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MoMA: How to Look at Modern Art-Dunham

The Museum of Modern Art, designed by Yoshio Taniguchi. The Donald B. and Catherine C. Marron Atrium looking east towards 5th Avenue with Barnett Newman’s “Broken Obelisk” (1963-69) and Willem de Kooning’s “Pirate (Untitled II)” (1981). © 2005 Timothy Hursley.

One is so grateful to have the familiar masterpieces of the collection back in Manhattan and available again, that criticisms of the museum seem like hair-splitting. Part of me does wish that we could return to a simpler time when the museum was more intimate and the story it was telling was more straightforward, but we can’t. Given the scale of what is being attempted in the present iteration, certain thoughts come, unbidden and almost unwelcome: Why does the basic narrative of the collection expand vertically (into more and more recent art) but not laterally (into more diverse geographical zones)? Latin America is somewhat better represented than in the past, but Asia, Africa, Australia, and Eastern Europe appear not to have experienced modernism at all. Why do certain categories and boundaries still control the museum’s capacity to imagine itself? (How can separation by medium, as in the Photography collection, still be considered meaningful, and why aren’t modern masters with “outsider” status, like Ramirez, Darger or Yoakum, thought appropriate to enter into dialogue with their generational peers?) Why is the museum obligated to be “contemporary” in its patronage and programming, when history itself is capable of being endlessly clarified and revised, and so much space is taken up with a rather strained attempt to account for recent art? (Couldn’t an entity of this magnitude bifurcate and give its reborn selves a new lease on life?) I’m glad that I don’t have to answer any of these questions, and am free to wander the museum when and if I please.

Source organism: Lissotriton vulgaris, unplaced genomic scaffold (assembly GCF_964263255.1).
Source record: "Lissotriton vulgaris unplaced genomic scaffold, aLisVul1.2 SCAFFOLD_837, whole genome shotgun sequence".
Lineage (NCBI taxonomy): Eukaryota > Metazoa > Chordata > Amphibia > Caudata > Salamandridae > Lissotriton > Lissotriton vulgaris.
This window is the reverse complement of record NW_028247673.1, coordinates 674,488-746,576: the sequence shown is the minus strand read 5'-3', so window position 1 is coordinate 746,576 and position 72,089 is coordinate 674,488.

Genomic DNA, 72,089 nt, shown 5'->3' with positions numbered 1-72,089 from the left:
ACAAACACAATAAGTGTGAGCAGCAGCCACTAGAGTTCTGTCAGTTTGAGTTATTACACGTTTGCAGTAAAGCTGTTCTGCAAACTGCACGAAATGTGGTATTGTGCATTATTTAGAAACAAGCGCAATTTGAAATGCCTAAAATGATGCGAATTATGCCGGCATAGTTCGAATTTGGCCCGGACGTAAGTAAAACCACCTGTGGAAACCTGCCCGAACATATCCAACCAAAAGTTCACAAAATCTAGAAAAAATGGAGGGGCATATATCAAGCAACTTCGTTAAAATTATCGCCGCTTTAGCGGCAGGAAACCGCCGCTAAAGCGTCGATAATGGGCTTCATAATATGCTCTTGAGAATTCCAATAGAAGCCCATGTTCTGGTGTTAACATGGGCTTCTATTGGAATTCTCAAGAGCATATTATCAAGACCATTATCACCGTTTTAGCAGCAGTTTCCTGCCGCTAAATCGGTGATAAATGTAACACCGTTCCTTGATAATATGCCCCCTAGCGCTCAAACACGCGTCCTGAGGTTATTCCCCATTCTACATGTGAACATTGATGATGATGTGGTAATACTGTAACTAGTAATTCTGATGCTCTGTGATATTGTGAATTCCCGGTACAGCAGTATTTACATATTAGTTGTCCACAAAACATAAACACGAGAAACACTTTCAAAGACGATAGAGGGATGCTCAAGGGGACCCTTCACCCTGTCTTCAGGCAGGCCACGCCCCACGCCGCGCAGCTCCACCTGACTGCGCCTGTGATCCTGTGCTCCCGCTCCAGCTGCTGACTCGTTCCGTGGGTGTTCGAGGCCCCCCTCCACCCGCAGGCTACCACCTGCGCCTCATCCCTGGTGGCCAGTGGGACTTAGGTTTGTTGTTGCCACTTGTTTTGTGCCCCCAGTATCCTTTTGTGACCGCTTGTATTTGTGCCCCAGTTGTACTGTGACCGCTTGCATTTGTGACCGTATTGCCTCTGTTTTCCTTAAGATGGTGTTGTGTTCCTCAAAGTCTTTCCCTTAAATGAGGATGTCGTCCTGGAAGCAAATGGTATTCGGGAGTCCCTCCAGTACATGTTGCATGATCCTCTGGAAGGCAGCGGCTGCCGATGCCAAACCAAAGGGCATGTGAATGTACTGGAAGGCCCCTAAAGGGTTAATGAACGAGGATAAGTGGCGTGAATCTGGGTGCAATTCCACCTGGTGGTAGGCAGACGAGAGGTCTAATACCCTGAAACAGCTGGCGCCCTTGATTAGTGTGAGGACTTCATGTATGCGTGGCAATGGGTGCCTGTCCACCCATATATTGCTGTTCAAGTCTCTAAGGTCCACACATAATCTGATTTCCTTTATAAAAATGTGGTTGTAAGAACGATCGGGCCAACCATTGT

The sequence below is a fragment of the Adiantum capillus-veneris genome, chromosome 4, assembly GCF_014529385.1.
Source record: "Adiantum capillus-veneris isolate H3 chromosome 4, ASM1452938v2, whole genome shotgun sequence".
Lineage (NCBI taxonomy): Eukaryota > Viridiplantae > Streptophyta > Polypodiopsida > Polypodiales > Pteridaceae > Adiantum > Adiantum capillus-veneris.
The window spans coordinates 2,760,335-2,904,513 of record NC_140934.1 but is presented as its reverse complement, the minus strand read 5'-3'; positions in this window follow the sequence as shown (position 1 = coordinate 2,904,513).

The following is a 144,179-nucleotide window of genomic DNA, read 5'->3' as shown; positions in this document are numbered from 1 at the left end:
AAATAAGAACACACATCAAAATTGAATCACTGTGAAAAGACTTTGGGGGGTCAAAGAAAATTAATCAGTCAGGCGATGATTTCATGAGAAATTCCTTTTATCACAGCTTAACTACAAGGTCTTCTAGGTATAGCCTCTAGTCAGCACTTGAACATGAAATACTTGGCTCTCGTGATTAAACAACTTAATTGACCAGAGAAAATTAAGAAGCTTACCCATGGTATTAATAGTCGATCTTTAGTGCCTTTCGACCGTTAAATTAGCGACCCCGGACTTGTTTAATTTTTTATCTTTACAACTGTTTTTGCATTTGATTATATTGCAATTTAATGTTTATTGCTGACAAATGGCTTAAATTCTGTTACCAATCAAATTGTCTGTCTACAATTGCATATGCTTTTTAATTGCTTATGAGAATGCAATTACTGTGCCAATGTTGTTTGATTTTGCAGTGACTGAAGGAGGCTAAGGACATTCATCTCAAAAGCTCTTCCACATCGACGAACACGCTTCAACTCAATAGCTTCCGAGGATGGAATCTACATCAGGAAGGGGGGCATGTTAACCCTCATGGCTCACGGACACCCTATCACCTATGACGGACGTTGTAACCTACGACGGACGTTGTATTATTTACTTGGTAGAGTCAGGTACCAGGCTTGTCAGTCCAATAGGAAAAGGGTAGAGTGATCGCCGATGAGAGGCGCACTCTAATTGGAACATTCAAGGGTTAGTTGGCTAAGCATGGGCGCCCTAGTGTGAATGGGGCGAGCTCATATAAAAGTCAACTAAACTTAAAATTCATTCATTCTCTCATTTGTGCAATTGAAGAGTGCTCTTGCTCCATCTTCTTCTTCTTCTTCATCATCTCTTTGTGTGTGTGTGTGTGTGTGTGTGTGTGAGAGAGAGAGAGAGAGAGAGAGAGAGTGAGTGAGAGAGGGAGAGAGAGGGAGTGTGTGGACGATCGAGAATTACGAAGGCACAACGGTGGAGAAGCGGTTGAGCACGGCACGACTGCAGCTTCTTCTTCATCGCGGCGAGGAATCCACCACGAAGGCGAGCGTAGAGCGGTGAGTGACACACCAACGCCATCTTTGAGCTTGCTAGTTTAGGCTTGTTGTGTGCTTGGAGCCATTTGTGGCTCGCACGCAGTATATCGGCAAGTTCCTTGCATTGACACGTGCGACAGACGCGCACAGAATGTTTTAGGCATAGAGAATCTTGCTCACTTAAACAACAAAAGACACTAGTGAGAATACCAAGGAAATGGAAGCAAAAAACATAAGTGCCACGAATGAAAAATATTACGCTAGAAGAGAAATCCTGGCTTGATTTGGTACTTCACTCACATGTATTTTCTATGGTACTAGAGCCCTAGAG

Carroll Dunham

Carroll Dunham is an artist.


The Brooklyn Rail

FEB 2005

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